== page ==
Damage evaluation of ex Innocenti-Maserati industrial plant structures
The paper focuses on the evaluation of the actual mechanical and physical properties of the structural ele-ments of one of the dismissed buildings in the area of ex Innocenti-Maserati industrial plant, located in Mila-no, more precisely in the Lambrate-Rubattino district.
ABSTRACT: The paper focuses on the evaluation of the actual mechanical and physical properties of the structural elements of one of the dismissed buildings in the area of ex Innocenti-Maserati industrial plant, lo-cated in Milano, more precisely in the Lambrate-Rubattino district.
The building under investigation, pictorially illustrat-ed in Fig. 1, was devoted, in the past, to the con-struction of the famous “Lambretta” motorcycle and, more recently, to the Innocenti-Maserati motorcars. The area, owned by AEDES s.p.a., is under the ap-proval process of new urban project which adopts the idea of preserving the steel skeleton of this huge building and of inserting, inside it, new buildings for different functions.
The investigations of damages, originated by chemi-cal and physics attacks, and the related structural as-sessment have to support the design of architects, evaluating the actual structural safety indices, by us-ing non destructive and semi destructive methods.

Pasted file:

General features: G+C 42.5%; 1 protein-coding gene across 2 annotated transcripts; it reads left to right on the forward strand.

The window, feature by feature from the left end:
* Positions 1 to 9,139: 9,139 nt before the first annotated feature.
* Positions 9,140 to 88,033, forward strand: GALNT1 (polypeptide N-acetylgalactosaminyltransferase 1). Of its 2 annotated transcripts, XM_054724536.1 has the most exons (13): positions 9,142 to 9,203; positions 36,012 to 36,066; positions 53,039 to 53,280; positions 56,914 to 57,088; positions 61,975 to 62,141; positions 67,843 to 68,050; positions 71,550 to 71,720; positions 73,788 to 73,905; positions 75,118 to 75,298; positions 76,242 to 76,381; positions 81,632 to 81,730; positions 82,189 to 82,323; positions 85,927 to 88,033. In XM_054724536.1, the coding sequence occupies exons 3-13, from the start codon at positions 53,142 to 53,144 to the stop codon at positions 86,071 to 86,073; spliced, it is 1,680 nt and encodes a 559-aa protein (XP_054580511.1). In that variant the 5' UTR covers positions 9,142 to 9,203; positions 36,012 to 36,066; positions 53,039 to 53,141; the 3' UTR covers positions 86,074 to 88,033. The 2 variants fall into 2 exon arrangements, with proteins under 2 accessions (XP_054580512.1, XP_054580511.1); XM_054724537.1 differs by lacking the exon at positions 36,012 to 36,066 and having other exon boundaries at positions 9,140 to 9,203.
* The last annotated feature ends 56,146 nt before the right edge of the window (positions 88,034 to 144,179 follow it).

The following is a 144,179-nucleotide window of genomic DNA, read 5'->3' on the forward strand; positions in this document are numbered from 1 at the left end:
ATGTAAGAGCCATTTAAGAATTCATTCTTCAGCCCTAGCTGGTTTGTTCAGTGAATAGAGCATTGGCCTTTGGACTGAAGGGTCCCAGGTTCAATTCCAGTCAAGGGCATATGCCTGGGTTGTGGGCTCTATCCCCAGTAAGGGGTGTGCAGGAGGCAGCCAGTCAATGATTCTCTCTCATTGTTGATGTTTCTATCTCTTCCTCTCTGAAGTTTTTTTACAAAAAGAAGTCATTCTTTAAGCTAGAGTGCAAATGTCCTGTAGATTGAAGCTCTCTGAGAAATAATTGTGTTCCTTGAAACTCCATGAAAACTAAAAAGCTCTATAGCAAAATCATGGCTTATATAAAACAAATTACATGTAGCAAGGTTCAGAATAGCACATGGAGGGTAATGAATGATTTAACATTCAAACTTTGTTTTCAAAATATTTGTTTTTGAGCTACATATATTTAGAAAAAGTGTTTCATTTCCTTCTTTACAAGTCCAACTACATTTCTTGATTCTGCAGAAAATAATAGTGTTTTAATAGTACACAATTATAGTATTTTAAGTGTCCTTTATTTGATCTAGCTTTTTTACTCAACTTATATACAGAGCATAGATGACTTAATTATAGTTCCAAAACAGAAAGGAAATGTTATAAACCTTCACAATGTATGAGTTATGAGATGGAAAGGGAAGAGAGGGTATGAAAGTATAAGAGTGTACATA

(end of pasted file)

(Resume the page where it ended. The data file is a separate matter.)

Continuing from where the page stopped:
2 HISTORY OF INNOCENTI MILAN-LAMBRATE INDUSTRIAL COMPOUND
Ferdinando Innocenti was born in Pescia, Toscana, in 1881. In 1920, he studied the application of steel pipes and it’s innovative use in different fields.
In 1933, he started the production and the distribu-tion of steel pipes and connections of the well known Innocenti Scaffoldings System (originated by a system of the British Scaffolding Company). The Milano-Lambrate industrial area started its develop-ment in this year.
The “Fratelli Innocenti Società Anonima per Ap-plicazioni Tubolari in Acciaio”, became one of the most important Italian manufacturing reality. The production ranges from civil to industrial buildings, from cars to weapons components.
In 1944, part of Milano-Lambrate industrial build-ings were destroyed by bombing (see Figure 2). Nevertheless, at the and of the 2° worldwar, in 1948, the buildings were recovered and the production of most popular Lambretta started with a production of 250 units per day. Later on, the Mini Minor, in con-cession to the Britannic BMC, and a Spider, de-signed by Bertone, were constructed.
In the seventies the importance of Innocenti produc-tion declined and the factory in Milano-Lambrate has been sold to the British Leyland, later to Mase-rati.
In the nineties the factory in Milano-Lambrate was dismissed, and the area become one of the largest urban void in Milan.